“Ukrainians, who have never known what it is like to be an independent country, are an exceedingly immature/unsophisticated nation 不成熟的民族 that is politically at the mercy of others. They're willing to be used as pawns in the onslaught against Russia, putting Russia's national security and territorial integrity in jeopardy even while sacrificing themselves.”
“[As a result of Russian resistance] The United States has lost its moral high ground in terms of global dominance. As the myth is shattered and the concepts that underpin the international system no longer stand, the world will require a new sense of direction. The question of whether the global order as a whole will be altered as a result is one worth waiting for. Because the United States has now gained hard power at the expense of soft power, more military adventurism cannot be ruled out.
“Finally, it should be noted that the Russian-Ukrainian war will alter the strategic direction of Russian-Chinese relations. Russia, which has been sanctioned by the US and the West, will undoubtedly rely more on the internationalization of the Renminbi, and its previously Western-centric foreign trade will undoubtedly shift to a more Eastern-centric economy. China will undoubtedly be a great asset in the Russian economy's future recovery and development.”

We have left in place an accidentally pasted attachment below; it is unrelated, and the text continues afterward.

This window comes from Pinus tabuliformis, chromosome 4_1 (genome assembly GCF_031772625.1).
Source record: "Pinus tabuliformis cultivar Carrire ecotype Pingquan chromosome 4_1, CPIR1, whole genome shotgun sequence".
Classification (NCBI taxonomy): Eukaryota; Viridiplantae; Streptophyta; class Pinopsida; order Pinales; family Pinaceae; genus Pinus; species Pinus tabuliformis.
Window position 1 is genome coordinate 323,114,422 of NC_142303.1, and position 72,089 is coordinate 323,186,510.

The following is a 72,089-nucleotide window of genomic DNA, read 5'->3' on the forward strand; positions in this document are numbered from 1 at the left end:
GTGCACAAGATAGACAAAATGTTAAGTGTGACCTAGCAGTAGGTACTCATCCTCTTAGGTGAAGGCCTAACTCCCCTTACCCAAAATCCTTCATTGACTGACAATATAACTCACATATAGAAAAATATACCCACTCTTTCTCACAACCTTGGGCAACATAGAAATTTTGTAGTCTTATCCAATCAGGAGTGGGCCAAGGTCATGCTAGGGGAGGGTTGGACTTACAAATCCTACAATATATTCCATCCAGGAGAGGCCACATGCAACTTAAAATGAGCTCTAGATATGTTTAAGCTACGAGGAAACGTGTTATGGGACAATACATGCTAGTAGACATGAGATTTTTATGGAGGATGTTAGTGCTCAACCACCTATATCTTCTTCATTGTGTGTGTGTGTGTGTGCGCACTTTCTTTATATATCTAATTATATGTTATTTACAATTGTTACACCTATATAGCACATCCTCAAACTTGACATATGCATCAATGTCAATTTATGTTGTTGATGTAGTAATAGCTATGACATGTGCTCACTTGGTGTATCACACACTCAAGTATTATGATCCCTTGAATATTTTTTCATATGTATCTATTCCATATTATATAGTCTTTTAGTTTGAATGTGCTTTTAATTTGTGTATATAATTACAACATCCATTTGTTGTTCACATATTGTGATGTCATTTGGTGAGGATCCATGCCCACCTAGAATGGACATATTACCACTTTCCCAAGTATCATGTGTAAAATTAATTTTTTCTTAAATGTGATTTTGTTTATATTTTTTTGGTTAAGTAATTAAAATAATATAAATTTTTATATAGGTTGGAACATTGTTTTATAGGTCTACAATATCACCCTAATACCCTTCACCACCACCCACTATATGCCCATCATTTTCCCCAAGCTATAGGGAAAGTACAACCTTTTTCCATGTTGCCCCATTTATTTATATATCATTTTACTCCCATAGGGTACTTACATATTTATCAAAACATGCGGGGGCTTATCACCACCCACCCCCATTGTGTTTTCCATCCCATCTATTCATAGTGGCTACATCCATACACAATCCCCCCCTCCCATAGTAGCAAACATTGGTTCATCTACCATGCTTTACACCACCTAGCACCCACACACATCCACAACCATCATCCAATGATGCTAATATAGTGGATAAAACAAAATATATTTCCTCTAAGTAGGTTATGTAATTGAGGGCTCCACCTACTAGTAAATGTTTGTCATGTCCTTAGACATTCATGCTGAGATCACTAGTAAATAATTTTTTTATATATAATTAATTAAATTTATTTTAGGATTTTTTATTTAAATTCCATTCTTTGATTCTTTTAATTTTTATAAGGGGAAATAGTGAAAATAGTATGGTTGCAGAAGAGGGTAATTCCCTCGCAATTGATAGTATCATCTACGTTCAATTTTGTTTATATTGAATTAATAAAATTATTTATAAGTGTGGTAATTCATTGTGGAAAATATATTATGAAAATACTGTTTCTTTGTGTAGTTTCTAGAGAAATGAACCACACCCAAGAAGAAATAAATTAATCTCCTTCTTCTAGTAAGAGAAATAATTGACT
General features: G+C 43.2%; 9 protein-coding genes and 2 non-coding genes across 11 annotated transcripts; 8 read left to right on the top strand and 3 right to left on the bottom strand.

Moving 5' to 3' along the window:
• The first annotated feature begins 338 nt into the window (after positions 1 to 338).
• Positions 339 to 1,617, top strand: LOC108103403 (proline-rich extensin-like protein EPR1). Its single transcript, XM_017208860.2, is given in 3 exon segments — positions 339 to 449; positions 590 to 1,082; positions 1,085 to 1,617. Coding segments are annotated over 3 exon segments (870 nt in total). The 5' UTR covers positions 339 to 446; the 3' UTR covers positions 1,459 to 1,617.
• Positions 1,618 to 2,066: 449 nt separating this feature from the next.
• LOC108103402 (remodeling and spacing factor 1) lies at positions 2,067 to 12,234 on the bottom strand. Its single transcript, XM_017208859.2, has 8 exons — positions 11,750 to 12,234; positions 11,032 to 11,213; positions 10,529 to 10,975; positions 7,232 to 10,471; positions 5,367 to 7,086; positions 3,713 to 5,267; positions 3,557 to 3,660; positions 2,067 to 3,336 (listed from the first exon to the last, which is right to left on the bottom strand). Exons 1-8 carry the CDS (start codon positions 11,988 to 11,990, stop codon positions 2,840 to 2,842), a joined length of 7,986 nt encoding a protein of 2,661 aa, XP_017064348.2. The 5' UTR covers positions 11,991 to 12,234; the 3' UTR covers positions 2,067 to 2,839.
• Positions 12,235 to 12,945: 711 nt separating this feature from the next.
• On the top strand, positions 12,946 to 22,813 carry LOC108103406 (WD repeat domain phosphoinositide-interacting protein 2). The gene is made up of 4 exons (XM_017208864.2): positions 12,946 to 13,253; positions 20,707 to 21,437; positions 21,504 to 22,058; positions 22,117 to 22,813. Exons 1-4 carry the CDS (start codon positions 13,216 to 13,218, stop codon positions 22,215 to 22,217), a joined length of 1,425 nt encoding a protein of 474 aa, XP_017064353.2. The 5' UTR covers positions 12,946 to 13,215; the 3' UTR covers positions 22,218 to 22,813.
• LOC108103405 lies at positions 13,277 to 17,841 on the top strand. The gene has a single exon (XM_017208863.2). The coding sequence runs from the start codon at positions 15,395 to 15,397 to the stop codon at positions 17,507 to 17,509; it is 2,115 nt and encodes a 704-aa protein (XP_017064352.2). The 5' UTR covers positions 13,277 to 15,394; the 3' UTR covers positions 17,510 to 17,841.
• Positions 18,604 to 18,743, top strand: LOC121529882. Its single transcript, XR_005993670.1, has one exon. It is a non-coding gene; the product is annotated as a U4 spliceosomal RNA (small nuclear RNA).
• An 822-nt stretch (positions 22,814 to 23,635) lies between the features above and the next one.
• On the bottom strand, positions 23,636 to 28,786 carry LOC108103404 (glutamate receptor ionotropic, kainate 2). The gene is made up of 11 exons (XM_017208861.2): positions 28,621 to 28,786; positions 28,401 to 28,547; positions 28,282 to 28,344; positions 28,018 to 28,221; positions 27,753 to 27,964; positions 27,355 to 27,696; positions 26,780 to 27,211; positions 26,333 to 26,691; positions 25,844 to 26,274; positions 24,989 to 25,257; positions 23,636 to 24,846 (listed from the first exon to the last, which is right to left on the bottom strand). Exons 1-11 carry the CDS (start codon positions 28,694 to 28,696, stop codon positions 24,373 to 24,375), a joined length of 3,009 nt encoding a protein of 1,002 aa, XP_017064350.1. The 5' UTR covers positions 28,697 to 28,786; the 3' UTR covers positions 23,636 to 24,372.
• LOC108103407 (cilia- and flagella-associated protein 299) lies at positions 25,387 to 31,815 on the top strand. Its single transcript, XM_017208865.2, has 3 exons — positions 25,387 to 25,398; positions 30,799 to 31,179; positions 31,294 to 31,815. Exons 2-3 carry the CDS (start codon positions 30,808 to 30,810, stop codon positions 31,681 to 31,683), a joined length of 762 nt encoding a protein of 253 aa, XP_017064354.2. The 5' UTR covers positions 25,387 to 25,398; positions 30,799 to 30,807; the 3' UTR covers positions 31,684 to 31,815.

“This historic juncture is unquestionably a strategic opportunity for China's development. China must stick to its strategic plan of transforming the world through self-development. China's scale is far too vast, and as China expands, the rest of the world will inevitably change with it. Countries at the top of the food chain, of course, will not patiently wait for China to evolve into a world power.
“In the last 300 years, it has mostly been the Anglo-Saxons, Russians, and Chinese who have been able to construct and alter the global order. Each has endeavored to modify the world in their own unique way due to their different civilizational genes. Despite the bloodbath that has become the norm in global affairs, the peace-loving Chinese must summon the fortitude and spirit of the War to Resist US Aggression and Aid Korea.” (Guancha)
“The Ukrainian crisis has made people more aware of the fact that President Xi's concept of common, comprehensive, cooperative, and sustainable security, initially proposed eight years ago, offers extremely significant theoretical and practical implications for international relations and the future of mankind”
According to Wang Wenqi, Counsellor of the Secretariat of the Xi Jinping Thought on Diplomacy Research Center at CIIS, Xi Jinping's Global Security Initiative is "the remedy for existing distorted security concepts."
Xi Jinping Thought on Diplomacy Research Center is part of the China Institute of International Studies (CIIS), a think-tank of the Ministry of Foreign Affairs.